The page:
Video Game-Based Activity: A Novel Approach to Physical Activity for Older Adults with Serious Mental Illness

Heather Leutwyler, assistant professor in the School’s Department of Physiological Nursing, presented her work, which has examined the barriers to physical activity among older adults with serious mental illness and which tested a video game-based intervention intended to get these older adults moving.

Heather Leutwyler She found that participants in her study of 30 older adults with schizophrenia across three mental-health treatment settings were, at baseline, sedentary for an average of 20 hours per day. Leutwyler wanted to know why. She found that among staff, the need to prioritize mental health and the challenges that come with treating the seriously mentally ill meant that physical activity often took a backseat. Institutional factors played a role as well: schedules and limited facilities meant there was little flexibility to work physical activity into clients’ days. For clients, mental illness itself was often a barrier. Depression reduced some clients’ desire to exercise, and the difficulty of managing symptoms of schizophrenia meant that clients were reluctant to go out on some days. Some also cited old age and poor physical condition as factors.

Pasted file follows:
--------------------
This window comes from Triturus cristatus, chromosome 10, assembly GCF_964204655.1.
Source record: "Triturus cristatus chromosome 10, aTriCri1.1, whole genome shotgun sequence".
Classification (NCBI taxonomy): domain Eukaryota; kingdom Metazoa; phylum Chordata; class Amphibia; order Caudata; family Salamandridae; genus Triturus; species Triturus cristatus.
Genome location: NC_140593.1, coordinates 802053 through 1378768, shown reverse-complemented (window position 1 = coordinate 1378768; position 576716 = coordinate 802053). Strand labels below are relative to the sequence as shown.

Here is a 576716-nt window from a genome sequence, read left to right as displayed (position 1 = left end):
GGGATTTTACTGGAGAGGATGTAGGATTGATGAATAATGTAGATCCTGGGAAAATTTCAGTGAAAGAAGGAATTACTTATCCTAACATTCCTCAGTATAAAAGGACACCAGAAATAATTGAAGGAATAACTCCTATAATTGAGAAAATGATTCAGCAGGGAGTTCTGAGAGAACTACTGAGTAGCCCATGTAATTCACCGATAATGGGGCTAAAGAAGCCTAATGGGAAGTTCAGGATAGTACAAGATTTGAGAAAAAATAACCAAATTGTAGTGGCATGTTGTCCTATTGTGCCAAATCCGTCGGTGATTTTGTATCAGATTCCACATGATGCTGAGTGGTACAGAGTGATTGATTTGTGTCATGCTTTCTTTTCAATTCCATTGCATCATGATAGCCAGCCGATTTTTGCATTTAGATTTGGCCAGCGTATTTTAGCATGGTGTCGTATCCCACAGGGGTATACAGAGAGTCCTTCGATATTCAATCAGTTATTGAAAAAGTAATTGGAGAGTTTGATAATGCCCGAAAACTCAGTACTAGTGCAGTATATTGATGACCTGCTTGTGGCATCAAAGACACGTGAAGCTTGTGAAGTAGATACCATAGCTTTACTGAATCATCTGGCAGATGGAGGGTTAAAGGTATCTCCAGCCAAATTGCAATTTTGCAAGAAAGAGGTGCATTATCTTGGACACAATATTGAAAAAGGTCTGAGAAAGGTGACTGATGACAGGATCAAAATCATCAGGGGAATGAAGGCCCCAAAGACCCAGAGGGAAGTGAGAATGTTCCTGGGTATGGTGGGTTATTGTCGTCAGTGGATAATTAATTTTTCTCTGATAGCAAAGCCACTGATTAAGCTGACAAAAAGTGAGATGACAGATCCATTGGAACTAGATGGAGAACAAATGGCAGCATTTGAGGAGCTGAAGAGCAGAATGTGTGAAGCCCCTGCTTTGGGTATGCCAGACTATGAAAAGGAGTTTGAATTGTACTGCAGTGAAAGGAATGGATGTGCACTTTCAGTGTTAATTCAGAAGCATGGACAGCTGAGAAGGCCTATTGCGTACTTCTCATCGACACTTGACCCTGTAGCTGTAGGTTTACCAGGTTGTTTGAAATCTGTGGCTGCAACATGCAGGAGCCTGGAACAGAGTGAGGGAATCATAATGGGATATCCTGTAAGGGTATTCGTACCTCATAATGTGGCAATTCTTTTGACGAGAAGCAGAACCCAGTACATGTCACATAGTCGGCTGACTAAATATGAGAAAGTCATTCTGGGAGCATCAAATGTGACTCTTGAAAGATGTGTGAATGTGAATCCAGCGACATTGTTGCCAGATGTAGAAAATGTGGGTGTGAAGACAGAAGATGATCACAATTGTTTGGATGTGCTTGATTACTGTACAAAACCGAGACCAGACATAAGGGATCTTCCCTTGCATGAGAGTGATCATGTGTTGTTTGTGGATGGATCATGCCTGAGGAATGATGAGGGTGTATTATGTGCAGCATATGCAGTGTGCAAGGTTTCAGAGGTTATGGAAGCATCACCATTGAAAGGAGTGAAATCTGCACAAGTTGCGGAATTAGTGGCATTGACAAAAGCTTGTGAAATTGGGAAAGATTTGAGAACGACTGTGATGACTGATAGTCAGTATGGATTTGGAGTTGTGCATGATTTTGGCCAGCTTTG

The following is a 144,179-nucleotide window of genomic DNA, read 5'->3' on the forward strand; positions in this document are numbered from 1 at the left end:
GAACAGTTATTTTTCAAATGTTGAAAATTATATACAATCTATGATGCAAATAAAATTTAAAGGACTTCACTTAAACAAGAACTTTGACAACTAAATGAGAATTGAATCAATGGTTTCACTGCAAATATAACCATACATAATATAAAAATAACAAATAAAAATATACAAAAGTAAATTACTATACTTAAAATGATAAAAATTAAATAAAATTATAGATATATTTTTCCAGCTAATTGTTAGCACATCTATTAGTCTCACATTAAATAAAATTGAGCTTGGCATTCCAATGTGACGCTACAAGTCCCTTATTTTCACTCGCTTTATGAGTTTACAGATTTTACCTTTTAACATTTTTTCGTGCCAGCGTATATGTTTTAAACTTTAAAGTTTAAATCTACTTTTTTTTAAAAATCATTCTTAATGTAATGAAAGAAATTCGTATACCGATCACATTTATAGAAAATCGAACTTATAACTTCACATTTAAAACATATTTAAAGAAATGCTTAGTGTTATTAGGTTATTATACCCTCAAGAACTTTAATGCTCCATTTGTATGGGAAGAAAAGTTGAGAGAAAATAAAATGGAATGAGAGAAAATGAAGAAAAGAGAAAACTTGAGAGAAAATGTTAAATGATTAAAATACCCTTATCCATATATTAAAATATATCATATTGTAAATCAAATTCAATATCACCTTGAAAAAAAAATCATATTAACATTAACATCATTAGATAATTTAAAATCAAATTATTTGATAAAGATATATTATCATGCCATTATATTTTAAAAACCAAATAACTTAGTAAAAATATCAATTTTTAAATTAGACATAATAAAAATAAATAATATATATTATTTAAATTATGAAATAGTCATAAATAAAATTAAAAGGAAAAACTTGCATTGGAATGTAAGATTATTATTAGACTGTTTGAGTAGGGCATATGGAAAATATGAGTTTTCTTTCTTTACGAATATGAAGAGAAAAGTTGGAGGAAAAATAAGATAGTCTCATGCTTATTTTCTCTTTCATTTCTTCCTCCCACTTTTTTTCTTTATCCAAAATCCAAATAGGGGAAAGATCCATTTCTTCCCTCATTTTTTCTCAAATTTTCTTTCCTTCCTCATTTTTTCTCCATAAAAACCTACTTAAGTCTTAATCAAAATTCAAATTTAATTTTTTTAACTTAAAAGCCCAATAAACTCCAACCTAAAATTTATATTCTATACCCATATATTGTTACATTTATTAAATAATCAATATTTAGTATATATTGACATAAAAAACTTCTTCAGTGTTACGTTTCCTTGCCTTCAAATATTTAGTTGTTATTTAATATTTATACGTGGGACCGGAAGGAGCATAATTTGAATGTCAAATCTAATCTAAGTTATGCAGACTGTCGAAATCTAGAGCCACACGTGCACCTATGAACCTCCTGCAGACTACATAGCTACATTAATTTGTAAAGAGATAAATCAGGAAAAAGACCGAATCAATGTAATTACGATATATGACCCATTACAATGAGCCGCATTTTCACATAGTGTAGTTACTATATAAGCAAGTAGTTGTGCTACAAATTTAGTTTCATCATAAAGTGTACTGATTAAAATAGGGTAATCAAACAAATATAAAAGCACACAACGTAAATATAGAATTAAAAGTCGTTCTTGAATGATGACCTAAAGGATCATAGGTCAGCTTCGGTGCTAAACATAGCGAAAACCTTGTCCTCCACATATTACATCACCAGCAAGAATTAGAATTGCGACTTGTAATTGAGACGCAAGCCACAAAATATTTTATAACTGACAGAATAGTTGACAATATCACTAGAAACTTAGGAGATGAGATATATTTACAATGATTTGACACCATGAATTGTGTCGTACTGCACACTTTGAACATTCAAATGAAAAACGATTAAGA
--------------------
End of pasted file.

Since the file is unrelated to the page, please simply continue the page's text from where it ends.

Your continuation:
Clients also identified factors that facilitated physical activity, including knowledge that exercise made them feel better, pride in accomplishment and an increased feeling of belonging. Staff noted that rewards and meeting clients at their level – such as encouraging them to move even while seated – helped increase physical activity.

Leutwyler and her colleagues selected a video game-based intervention because video games have been shown to be effective in improving both physical activity levels and mental health and cognition in adults without serious mental illness. Moreover, because video games require no special attire and can be done in a safe environment with little need for other equipment, video games seemed a promising way to get clients moving in a variety of settings.

They used the Xbox Kinect system, and clients cycled through several different activities over the six-week study period; the research team adapted the activities to the physical limitations of some of the participants, including one who was confined to a wheelchair.

Leutwyler says that groups reported enjoying the activities and the atmosphere – and attendance was excellent. For clinicians interested in starting a video game-based program, Leutwyler suggested that video bowling would be a good activity to begin with, because of its relative ease. Clinicians should then experiment with different games to see what works and encourage staff to participate.